According to reports both Khalid Shamim and another MQM-A terrorists who were arrested in Karachi while arriving from Colombo actually called in to be eliminated in Karachi by their own party MQM-A. They had crucial information related to Dr Imran Farooq’s murder as well as target killing cells in various countries including South Africa. They knew too much about the MQM-A illegal and terrorist activities and needed to be eliminated that is why they were called in Karachi. They are lucky to be alive in the custody of Pakistani authorities than killed by their own death squad.

Courtesy: → Opinion Maker → The L0ndon Post

http://www.opinion-maker.org/2011/08/altaf-hussain-caught/

http://www.thelondonpost.net/

The uniqueness of Sindh

– By Ayaz Amir

Just when the sector commanders had been put on the back-foot, and the MQM was vociferating in a manner not seen since 1995 (Gen Babar’s operation), who should come to their rescue but President Zardari’s personal emissary, Montecello University’s most celebrated doctoral figure, Dr Babar Awan.

He has brilliantly appeased the MQM by restoring Gen Musharraf’s  loaded [undemocratic, black, repressive & discriminatory] local government system – first just to Karachi and Hyderabad and then, when … Sindh rose up with one cry against this hasty move, to the whole of Sindh. The MQM can hardly believe its luck – perhaps it hadn’t counted on so swift a Zardari capitulation – but anger in … Sindh is on the rise.

Dr Zulfiqar Mirza’s outbursts had angered the MQM but secured the PPP’s vote bank in rural Sindh. Dr Awan’s gymnastics have pleased the MQM but poured fuel over the burning embers of Sindhi anger. From one extreme the PPP has swung to the other.

The choice of Dr Awan as PPP plenipotentiary was bizarre. How was he qualified to negotiate on behalf of Sindhi interests? The PPP is now on the back-foot. All the certificates of cleverness earned by Zardari for his supposed political sharpness have gone with the wind.

Dr Awan has proved adept at stalling and frustrating the Supreme Court. From the PPP’s point of view, he should have confined himself to that doctrine of necessity instead of floundering in the waters of Sindh.

In an ideal world, the PML-N should have been quick to exploit this opening. Alas, if wishes could be horses. It showed itself eager, a bit too eager, to embrace the MQM when the latter fell out with Zardari. But this proved embarrassing when the MQM’s falling-out proved to be less than definitive. Small wonder, it has yet to get its thoughts in order on the anger on the rise in backwater Sindh.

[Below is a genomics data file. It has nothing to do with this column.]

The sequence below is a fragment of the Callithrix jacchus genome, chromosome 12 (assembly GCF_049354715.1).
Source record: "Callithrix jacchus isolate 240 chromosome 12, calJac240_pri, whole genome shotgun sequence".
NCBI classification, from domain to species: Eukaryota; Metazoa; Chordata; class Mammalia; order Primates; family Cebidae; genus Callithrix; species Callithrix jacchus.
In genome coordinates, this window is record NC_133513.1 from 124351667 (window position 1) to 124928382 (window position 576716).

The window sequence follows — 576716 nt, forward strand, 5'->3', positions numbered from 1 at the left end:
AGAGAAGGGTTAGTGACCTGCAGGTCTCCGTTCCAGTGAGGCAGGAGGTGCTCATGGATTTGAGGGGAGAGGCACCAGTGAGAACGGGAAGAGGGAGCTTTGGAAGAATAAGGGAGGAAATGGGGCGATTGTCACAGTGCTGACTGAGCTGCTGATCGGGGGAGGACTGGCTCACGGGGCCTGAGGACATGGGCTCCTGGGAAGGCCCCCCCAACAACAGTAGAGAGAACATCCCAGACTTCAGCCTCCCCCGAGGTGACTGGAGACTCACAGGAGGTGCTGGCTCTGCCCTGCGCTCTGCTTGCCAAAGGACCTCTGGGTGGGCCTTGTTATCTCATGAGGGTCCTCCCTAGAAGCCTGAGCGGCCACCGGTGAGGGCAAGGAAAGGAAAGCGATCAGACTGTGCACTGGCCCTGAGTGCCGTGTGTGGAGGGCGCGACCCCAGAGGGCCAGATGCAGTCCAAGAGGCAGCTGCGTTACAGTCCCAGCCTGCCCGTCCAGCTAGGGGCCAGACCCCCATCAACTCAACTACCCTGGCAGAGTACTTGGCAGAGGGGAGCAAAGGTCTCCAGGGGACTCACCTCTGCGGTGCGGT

All of us could do with some clarity on a crucial issue: while the logic of smaller provinces applies to Punjab, because it is too huge and unwieldy, it does not, and cannot, apply to Sindh. Babar Awan and the PPP came perilously close to the idea of Sindh division when they proposed one dispensation for Karachi and Hyderabad – the restoration of Musharraf’s  [undemocratic, black, repressive & discriminatory] local body system – and another for the rural, revival of the commissionerate system. Sindh rural instantly saw red and the PPP had to back down immediately, in the space of a mere 24 hours. But the alarm had been sounded and Sindhi concerns have yet to be addressed or placated.

Carving a southern or Seraiki province out of Punjab will not endanger Punjab identity. Indeed, it will facilitate the task of governance and give a sense of belonging to the people of southern Punjab who feel left out of the orbit of Punjab affairs. But anything even remotely connected to the notion of Sindh division is almost an invitation to dangerous conflict in this most sensitive of provinces.

We should not forget the history of 1947 migration. If we leave Bengal out of the equation, there were two great waves of migration in northern India at the time of Partition: one from East Punjab to West Punjab, and vice versa; the other from Delhi, Lucknow and Bhopal in the north, and Hyderabad Deccan in the south, to Karachi. These migrations were dissimilar in character.

While Punjab suffered the most in terms of looting, plunder, killings and mass rape, when the dust settled and passions had time to cool, the process of assimilation was relatively quick because East and West Punjabis, minor differences of course apart, came from the same cultural stock. With minor variations of dialect, they spoke the same language and shared the same history.

This was not so with the southern migration to Karachi and Hyderabad. Karachi was a cosmopolitan city even then – a mini-Bombay, so to speak – but it was the capital of Sindh, the culture and language of whose native inhabitants was radically different from that of the people who were coming to it from India.

Karachi soon became the centre not of Sindhi culture but of the culture of displaced Dehi, of Delhi as it had been before the tumult of Partition. Delhi today is a Punjabi city. Its old composite, Muslim-dominated culture, the culture from which arose the poetry of Mir and Ghalib, is a thing of the past, lost to the upheavals of time and history. No conqueror, not Taimur and not Nadir Shah, could destroy Delhi, or transform its character, as decisively as Partition did. Those who seek the old Delhi, authors like William Dalrymple, have to come to Karachi to catch a whiff of the past.